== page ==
Frantz Jourdain (3 October 1847 – 22 August 1935) was a Belgian architect and author. He is best known for La Samaritaine, an Art Nouveau department store built in the 1st arrondissement of Paris in three stages between 1904 and 1928. He was respected as an authority on Art Nouveau. He was a great admirer of the Galerie des machines of the Exposition Universelle (1889), designed by Ferdinand Dutert and Victor Contamin.
La Samaritaine, a department store, was founded by Ernest Cognacq in 1870 when he leased a small part of a building for commercial use. He then bought the building and in 1885 he engaged Jourdain to redesign the original building. In 1904 Cognacq decided to expand the store. Jourdain was given the job of creating the maximum amount of space as quickly and cheaply as possible, and designed a radical steel structure.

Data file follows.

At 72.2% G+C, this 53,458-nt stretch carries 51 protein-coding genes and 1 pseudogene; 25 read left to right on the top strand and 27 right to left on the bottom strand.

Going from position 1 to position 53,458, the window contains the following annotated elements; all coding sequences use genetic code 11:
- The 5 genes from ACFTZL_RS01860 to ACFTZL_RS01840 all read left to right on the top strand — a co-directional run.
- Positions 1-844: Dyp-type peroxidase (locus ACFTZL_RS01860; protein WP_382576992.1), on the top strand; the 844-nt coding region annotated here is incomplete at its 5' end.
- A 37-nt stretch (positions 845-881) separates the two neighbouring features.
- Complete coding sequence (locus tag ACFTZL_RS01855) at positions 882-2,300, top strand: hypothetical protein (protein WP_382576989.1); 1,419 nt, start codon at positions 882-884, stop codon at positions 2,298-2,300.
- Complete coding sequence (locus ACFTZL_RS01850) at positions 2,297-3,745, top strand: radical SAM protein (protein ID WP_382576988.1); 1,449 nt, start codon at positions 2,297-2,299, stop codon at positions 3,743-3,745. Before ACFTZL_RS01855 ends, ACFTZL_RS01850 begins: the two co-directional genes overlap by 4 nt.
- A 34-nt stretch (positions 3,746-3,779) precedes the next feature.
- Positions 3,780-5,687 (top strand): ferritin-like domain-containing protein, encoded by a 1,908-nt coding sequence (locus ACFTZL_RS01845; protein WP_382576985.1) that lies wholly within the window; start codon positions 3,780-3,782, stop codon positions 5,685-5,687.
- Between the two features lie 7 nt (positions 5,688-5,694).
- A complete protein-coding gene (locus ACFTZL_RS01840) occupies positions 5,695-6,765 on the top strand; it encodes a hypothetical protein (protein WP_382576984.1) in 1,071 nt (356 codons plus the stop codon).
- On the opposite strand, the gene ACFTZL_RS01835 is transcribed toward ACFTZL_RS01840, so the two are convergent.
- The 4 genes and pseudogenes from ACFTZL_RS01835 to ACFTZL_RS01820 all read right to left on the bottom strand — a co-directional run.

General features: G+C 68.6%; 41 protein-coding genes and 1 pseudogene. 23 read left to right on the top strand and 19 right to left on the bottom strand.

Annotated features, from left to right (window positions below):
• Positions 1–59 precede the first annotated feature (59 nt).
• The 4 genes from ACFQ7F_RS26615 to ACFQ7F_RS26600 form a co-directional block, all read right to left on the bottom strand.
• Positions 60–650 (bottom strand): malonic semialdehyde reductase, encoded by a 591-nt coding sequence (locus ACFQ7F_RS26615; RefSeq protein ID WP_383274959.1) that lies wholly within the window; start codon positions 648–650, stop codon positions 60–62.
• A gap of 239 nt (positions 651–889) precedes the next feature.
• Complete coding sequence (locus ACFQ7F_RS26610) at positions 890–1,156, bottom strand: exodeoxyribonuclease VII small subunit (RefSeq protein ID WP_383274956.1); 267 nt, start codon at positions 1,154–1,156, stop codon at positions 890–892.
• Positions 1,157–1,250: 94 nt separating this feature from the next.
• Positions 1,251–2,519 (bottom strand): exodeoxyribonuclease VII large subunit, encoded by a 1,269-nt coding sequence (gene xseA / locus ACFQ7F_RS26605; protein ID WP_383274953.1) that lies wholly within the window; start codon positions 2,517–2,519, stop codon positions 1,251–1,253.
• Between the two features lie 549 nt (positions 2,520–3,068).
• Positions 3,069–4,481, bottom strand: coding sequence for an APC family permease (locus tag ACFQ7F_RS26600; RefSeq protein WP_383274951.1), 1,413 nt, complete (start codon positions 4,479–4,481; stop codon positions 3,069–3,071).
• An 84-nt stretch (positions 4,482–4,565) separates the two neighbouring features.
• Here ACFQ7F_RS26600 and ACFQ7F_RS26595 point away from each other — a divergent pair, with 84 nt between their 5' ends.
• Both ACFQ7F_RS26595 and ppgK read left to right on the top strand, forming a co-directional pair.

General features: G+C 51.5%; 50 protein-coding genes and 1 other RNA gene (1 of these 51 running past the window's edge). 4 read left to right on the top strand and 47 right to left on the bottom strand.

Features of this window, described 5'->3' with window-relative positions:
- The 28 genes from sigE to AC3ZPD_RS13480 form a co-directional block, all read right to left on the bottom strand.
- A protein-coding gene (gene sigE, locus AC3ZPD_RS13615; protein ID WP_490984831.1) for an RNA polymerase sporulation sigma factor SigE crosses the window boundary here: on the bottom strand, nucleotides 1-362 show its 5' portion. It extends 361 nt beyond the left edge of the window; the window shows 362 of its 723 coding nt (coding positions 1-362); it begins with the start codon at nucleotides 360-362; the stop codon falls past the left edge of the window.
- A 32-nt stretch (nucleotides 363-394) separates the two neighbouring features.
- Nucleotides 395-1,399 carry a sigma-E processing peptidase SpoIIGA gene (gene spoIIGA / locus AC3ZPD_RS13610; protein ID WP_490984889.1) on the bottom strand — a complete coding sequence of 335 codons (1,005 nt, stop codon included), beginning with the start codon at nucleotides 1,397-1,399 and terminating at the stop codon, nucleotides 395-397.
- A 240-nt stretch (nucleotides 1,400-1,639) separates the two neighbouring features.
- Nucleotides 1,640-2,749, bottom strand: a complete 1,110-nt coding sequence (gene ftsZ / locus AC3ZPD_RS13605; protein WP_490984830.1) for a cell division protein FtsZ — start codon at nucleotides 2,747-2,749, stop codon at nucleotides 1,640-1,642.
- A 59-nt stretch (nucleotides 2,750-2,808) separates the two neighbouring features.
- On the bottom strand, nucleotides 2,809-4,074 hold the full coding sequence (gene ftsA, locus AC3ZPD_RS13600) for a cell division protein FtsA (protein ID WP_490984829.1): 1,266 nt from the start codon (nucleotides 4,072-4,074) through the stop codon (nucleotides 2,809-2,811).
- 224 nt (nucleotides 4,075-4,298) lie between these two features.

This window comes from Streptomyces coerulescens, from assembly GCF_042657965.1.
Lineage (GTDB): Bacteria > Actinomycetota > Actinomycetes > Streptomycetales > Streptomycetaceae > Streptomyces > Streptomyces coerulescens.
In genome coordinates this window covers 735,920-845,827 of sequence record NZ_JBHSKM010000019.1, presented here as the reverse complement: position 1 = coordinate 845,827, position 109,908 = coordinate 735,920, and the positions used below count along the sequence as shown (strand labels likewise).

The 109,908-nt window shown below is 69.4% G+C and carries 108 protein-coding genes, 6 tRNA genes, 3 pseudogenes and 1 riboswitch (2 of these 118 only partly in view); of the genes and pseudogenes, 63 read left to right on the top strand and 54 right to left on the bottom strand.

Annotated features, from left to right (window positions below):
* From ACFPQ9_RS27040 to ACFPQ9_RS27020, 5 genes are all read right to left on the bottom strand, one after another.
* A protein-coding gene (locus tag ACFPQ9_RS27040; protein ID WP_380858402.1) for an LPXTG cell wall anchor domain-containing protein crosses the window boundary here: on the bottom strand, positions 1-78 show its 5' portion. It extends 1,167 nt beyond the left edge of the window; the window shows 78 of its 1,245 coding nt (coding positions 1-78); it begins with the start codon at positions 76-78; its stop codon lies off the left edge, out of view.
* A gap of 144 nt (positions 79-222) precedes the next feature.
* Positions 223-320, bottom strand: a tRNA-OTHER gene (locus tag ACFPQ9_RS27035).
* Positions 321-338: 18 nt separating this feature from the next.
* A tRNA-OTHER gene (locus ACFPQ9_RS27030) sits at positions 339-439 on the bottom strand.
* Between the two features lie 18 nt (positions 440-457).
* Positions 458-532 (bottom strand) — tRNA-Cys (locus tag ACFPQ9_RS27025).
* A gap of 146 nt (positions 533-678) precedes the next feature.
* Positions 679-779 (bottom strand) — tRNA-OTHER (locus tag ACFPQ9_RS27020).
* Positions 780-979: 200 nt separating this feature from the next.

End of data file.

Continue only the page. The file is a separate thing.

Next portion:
The flamboyant exterior decoration was executed by his son, the decorator Francis Jourdain, the painter Eugène Grasset, the metalworker Edouard Schenck and the ceramist Alexandre Bigot. His use of glass and an exposed steel frame in this design was both radical and functional.
La Semeuse de Paris was built between 1910 and 1912 to house the credit department of La Samaritaine department stores for lending to the poorest customers. In 1925 Cognacq was authorized to construct a second building. Jourdain and Henri Sauvage began work in January 1926, and completed it in September 1928 after many changes from the original plan. At the request of the prefecture the steel frame was given a cream-colored stone exterior.
After a renovation as ambitious as faithful to the history of the place, and which lasted 15 years (!), the new department store la Samaritaine Paris Pont-Neuf reopened its doors to the public on June 23, 2021.
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